During this global pandemic, as we now face into a global recession, now more than ever your business will need a competitive advantage. This means you need to offer something truly different, something new, something that’s remarkably better than everyone else is offering. And you need to communicate that difference through your marketing and branding. If you’re reading this now and you don’t know what makes your company truly unique, it probably means that it’s not unique enough, in which case it’s time to go back to the drawing board. The important thing to remember is that every great product or service is only great because it solves a problem. But if you’re operating in a saturated market and you’re not the only one solving the problem, then you need to solve it differently. Solve it in a tangible way that’s ultimately better for your client than how everybody else solves it. That’s your competitive edge. That’s what makes your business different. That’s how you stay in the game.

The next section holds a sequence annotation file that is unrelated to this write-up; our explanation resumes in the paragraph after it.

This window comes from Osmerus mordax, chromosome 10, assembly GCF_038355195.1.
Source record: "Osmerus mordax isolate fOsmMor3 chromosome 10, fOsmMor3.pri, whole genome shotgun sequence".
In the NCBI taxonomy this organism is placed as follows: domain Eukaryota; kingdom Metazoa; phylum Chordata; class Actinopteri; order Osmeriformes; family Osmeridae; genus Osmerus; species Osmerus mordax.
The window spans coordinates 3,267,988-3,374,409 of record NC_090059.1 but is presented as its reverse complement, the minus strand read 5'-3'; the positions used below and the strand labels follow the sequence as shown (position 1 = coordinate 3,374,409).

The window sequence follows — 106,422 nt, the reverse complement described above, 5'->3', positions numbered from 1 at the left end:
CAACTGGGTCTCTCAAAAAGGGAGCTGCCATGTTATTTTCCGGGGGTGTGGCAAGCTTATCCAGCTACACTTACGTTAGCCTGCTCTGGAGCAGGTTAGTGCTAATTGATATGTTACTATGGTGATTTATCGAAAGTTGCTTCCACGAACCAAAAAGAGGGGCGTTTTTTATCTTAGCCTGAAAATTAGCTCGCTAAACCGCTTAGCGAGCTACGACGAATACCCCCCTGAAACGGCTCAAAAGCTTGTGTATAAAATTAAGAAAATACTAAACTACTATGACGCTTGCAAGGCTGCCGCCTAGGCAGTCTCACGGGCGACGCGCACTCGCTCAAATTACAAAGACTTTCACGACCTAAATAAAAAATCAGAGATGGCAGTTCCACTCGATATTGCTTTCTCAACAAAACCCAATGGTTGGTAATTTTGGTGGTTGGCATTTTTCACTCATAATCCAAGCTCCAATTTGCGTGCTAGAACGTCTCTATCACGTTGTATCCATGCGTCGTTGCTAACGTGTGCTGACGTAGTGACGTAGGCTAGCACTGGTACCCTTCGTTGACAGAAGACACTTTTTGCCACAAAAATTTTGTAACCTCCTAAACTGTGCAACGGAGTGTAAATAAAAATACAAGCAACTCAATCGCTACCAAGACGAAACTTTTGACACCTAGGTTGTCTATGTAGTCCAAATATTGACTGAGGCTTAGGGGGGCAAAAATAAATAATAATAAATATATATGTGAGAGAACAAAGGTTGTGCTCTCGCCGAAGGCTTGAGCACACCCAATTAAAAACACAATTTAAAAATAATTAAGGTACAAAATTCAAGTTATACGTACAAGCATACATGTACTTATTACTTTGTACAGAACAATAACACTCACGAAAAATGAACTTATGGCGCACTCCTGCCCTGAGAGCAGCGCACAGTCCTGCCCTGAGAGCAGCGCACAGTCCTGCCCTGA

Paula Skaper – President and CEO, Kinetix Media Communications Ltd.
Surviving in business requires being willing and able to adapt when the world changes. Coronavirus is no different – the same skills that help small business owners and start-ups thrive through any other economic or natural disaster are needed right now. But with a twist. This pandemic has essentially forced businesses to migrate to a primarily online environment, literally overnight. The companies that can’t/won’t do this, will have trouble surviving in a post-COVID 19 world. There is no simple answer or quick fix – every business leader needs to focus on two things: becoming a better leader and getting better at doing business online.
When you sharpen your personal leadership skills and your personal comfort level with technology, you can recruit the right people to help you answer the big questions. Most small business owners would do well to hire a consultant or contractor with deep leadership and technology experience to help them quickly answer:
- What long-held beliefs that I hold are no longer true? How is that hurting my business?
- How are my personal technology limitations hurting my business right now?
- How can I sell my product / deliver my service online?
- How can I build connections/relationships when I can meet people face to face?